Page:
I've always used woolite on my down bags (specialty detergent is probably better), and then used the tennis ball (or clean sneaker) in the DRIER.

Before I got my front loading washer, I took my down bag to the laundromat. Then I took it home wet. Laid it on a drying rack, and when it was dry, I tumbled it a few times on air fluff with said tennis ball/sneaker.
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Postby jw3636 » Nov 16, 2006 4:45 pm

volica wrote:Hi everybody!
Thx for all replies. I should google it first, I know, but I preferred to ask pros first.
Now, I have found this: http://www.nikwax-usa.com/en-us/product ... ductid=266
Is it worth anything, or don't bother?

PS. I do store my bag properly, I do use liner while sleeping in it. Problem is, I was bike-riding for two weeks, didn't take shower for a while, now my sweat is decomposing in it, despite hanging it freely in closet

I've used Nikwax Down Wash for all of my down products and it works extremely well. Follow the directions on the bottle and use a commerical front-loading washer to avoid undue seam stress, etc. It's very economical and safe to wash your own down. When drying, I find it helps to throw a few tennis balls into the dryer. It helps to break up clumps of down.
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Postby fuzzy-hair-man » Nov 16, 2006 6:08 pm

I don't know about sleeping bags over there but mine advices that you should hand wash it in a bath tub, drain all the water out then squeeze as much water out of the bag as possible without lifting the bag up (squeeze against the bath tub floor) then you can put it out to dry (when you gather it up try to bundle the whole thing)as it's drying periodically break up the clumps of down and spread it out, you could also do the tennis ball / sneaker in the dryer thing on cold I think.

The reason for the careful handling when wet is that down sleeping bags have baffles to stop the down moving around and leading to cold spots, ordinarily they are tough enough but when the bag is wet is weights more and if you just pick it up you can tear the baffles. :hairpull:

Do you use a sleeping bag liner? for down bags this will absorb a fair amount of your sweat before it makes it to your nice down bag, it also makes them a bit warmer, silk sleeping bag liners are small and light weight. Sleeping bag liners are easy to make yourself too :wink:
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Postby RescueMan » Nov 16, 2006 6:34 pm

Lava wrote:I've read in numerous places on the internet that it is not good to dry clean sleeping bags, down or synthetic.

It may damage the down, but more importantly it leaves a chemical residue (carbon tetrachloride or perchlorethelene) which you definately DON'T want to breath in all night tucked inside your cozy bag.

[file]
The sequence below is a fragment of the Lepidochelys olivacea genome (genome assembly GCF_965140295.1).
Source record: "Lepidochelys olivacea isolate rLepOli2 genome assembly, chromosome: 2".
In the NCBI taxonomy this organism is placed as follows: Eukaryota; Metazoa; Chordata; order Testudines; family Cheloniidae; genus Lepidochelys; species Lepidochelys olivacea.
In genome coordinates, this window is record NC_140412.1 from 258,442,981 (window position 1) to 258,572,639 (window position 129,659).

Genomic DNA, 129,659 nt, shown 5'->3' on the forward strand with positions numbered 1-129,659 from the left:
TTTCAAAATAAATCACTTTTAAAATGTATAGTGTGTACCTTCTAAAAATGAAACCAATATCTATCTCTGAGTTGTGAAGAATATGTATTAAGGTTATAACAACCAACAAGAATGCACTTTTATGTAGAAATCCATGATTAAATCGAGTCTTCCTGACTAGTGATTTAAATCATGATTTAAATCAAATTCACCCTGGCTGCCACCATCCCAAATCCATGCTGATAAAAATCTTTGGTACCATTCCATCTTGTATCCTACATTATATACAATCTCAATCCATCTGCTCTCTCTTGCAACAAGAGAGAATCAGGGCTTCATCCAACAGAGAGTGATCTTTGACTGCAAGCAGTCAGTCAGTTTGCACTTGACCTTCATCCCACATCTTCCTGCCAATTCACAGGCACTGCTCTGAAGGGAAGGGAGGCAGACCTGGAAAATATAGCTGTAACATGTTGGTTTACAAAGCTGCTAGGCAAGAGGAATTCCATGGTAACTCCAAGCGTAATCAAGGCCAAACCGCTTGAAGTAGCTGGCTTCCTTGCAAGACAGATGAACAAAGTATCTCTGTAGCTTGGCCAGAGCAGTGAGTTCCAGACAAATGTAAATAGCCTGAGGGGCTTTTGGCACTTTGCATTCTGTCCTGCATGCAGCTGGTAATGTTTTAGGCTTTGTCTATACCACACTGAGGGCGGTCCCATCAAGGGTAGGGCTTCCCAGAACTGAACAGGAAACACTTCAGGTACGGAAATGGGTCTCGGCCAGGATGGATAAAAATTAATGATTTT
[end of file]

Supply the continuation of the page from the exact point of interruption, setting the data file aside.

Squirrel Girl wrote:I've always used woolite on my down bags (specialty detergent is probably better), and then used the tennis ball (or clean sneaker) in the DRIER.

Not detergent of any kind - that will destroy the down's loft. Woolite is fine or good old fashioned Ivory Flakes. Also any mild natural shampoo would be acceptable.

A "no heat" setting will take forever. A low-heat setting is fine and the tennis balls are important.

CAVEAT: Don't do what I had to one wet cold night when I awoke in a pool of rainwater - try desperately to dry the bag over a campfire and melt the nylon, releasing down feathers everywhere, and then having to restuff the bag and sew it up with a shoelace.

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Postby NZcaver » Nov 16, 2006 7:47 pm

RescueMan wrote:CAVEAT: Don't do what I had to one wet cold night when I awoke in a pool of rainwater - try desperately to dry the bag over a campfire and melt the nylon, releasing down feathers everywhere, and then having to restuff the bag and sew it up with a shoelace.

D'oh! :hairpull:

That's one reason why I bought a Gore-Tex bivvy bag years ago. Just slide your whole sleeping bag into it, and jump in! Great for keeping you dry, especially if you like to go lightweight and just carry a tent fly instead of the whole tent. The bivvy bag dries a lot faster than a sleeping bag, too.

I've owned my faithful Macpac down sleeping bag for 17 years. Washed it twice now, I think. First time in the bathtub, with down soap specifically designed for the purpose. Second time, years later, in a front-loading washing machine with a tennis ball using a different down soap. (The soap should be available at any outdoor store.) Both techniques work fine, and both times the bag was hung out to dry for days to dry and periodically fluffed by hand. (I understand that a drier on low-temp setting is fine to use too.)

The only time my sleeping bag is in it's stuff sack is when I'm carrying it. After use, it gets hung up inside-out somewhere with some air flow to air it out for a day or two. At home, it either gets hung in the closet or lives in it's cotton expansion bag. I also use the expansion bag in the vehicle - no sense in keeping all the down and feathers compressed any longer than necessary. I even have one of those silk liner bags for protecting the inside the sleeping bag, but I must confess I haven't used it in years.